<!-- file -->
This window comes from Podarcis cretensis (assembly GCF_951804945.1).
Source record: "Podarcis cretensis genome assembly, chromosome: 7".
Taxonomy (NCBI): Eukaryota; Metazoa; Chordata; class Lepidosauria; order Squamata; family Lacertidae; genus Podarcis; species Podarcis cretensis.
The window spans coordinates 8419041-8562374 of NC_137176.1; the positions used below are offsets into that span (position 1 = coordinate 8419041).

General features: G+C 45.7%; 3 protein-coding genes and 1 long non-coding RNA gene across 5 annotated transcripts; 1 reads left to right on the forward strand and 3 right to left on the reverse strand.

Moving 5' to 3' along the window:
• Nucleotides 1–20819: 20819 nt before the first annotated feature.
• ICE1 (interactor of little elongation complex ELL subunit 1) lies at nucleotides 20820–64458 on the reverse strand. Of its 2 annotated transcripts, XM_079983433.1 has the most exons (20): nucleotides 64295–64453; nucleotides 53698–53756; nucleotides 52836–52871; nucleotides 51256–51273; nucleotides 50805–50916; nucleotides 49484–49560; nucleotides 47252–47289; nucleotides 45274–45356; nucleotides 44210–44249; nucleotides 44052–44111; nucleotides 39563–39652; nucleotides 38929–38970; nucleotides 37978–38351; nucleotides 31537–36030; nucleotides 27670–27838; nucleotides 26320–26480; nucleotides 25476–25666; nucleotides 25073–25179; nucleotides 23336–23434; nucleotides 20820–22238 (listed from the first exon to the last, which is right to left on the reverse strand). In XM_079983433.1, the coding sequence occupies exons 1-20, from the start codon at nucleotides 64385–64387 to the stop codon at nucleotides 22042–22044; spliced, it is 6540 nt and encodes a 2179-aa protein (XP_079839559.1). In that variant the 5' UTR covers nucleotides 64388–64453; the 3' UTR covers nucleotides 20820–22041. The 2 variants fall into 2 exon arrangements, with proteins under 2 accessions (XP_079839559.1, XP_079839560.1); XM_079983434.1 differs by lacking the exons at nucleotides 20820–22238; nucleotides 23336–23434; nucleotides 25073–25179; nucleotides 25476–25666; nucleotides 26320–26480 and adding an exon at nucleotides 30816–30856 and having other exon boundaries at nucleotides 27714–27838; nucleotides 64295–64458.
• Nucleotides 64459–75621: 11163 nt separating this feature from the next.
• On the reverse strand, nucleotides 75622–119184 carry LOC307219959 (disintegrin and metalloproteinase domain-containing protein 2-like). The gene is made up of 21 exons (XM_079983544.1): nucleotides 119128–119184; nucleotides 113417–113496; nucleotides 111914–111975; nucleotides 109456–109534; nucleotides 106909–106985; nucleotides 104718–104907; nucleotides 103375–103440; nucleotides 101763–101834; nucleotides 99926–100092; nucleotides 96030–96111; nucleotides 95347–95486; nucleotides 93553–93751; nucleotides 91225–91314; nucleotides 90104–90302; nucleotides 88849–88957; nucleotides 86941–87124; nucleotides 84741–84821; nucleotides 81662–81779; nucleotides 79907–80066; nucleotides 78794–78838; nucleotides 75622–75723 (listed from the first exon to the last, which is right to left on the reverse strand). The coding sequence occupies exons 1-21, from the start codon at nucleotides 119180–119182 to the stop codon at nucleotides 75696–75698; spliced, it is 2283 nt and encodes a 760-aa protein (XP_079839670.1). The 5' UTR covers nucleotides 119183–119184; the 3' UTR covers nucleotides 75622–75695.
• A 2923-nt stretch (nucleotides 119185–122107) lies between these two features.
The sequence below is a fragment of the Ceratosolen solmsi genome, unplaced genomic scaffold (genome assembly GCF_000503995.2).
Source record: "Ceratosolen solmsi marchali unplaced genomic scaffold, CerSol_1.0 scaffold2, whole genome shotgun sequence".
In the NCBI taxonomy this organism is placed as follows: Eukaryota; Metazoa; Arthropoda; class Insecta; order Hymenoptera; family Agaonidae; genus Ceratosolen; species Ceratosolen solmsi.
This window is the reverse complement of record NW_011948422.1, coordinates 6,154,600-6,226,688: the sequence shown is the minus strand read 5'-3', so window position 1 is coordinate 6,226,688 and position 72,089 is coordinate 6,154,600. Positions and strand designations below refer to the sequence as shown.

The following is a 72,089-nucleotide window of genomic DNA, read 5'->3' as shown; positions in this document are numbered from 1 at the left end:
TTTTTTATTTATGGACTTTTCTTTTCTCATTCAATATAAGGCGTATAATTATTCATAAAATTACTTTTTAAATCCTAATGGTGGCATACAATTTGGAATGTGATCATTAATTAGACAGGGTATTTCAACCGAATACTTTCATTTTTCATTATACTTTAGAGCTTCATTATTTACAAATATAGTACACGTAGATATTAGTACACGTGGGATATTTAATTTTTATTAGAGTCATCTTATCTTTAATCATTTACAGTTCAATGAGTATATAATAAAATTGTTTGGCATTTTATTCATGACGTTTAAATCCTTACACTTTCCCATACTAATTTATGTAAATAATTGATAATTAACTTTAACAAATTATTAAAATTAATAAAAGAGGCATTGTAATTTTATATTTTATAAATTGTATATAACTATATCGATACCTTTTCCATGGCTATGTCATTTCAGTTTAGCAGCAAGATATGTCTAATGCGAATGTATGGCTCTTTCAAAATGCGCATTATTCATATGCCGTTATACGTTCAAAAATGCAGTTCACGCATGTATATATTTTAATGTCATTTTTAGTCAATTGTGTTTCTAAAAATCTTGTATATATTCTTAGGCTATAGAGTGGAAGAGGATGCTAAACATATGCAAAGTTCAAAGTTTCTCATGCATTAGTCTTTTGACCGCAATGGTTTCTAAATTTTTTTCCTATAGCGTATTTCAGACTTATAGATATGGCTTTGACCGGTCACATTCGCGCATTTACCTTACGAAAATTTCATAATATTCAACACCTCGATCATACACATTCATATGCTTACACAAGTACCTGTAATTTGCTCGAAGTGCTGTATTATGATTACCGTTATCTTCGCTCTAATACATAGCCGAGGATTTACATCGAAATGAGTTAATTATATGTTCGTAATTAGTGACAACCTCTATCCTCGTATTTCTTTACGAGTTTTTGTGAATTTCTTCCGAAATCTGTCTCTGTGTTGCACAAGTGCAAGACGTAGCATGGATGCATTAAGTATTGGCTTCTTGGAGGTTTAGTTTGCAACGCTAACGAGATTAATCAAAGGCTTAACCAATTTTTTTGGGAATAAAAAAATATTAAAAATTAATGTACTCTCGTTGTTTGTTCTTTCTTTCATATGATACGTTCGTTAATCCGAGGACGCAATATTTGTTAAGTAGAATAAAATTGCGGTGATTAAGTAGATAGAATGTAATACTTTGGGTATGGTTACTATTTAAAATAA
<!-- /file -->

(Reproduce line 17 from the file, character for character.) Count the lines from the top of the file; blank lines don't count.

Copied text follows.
TTTTTTATTTATGGACTTTTCTTTTCTCATTCAATATAAGGCGTATAATTATTCATAAAATTACTTTTTAAATCCTAATGGTGGCATACAATTTGGAATGTGATCATTAATTAGACAGGGTATTTCAACCGAATACTTTCATTTTTCATTATACTTTAGAGCTTCATTATTTACAAATATAGTACACGTAGATATTAGTACACGTGGGATATTTAATTTTTATTAGAGTCATCTTATCTTTAATCATTTACAGTTCAATGAGTATATAATAAAATTGTTTGGCATTTTATTCATGACGTTTAAATCCTTACACTTTCCCATACTAATTTATGTAAATAATTGATAATTAACTTTAACAAATTATTAAAATTAATAAAAGAGGCATTGTAATTTTATATTTTATAAATTGTATATAACTATATCGATACCTTTTCCATGGCTATGTCATTTCAGTTTAGCAGCAAGATATGTCTAATGCGAATGTATGGCTCTTTCAAAATGCGCATTATTCATATGCCGTTATACGTTCAAAAATGCAGTTCACGCATGTATATATTTTAATGTCATTTTTAGTCAATTGTGTTTCTAAAAATCTTGTATATATTCTTAGGCTATAGAGTGGAAGAGGATGCTAAACATATGCAAAGTTCAAAGTTTCTCATGCATTAGTCTTTTGACCGCAATGGTTTCTAAATTTTTTTCCTATAGCGTATTTCAGACTTATAGATATGGCTTTGACCGGTCACATTCGCGCATTTACCTTACGAAAATTTCATAATATTCAACACCTCGATCATACACATTCATATGCTTACACAAGTACCTGTAATTTGCTCGAAGTGCTGTATTATGATTACCGTTATCTTCGCTCTAATACATAGCCGAGGATTTACATCGAAATGAGTTAATTATATGTTCGTAATTAGTGACAACCTCTATCCTCGTATTTCTTTACGAGTTTTTGTGAATTTCTTCCGAAATCTGTCTCTGTGTTGCACAAGTGCAAGACGTAGCATGGATGCATTAAGTATTGGCTTCTTGGAGGTTTAGTTTGCAACGCTAACGAGATTAATCAAAGGCTTAACCAATTTTTTTGGGAATAAAAAAATATTAAAAATTAATGTACTCTCGTTGTTTGTTCTTTCTTTCATATGATACGTTCGTTAATCCGAGGACGCAATATTTGTTAAGTAGAATAAAATTGCGGTGATTAAGTAGATAGAATGTAATACTTTGGGTATGGTTACTATTTAAAATAA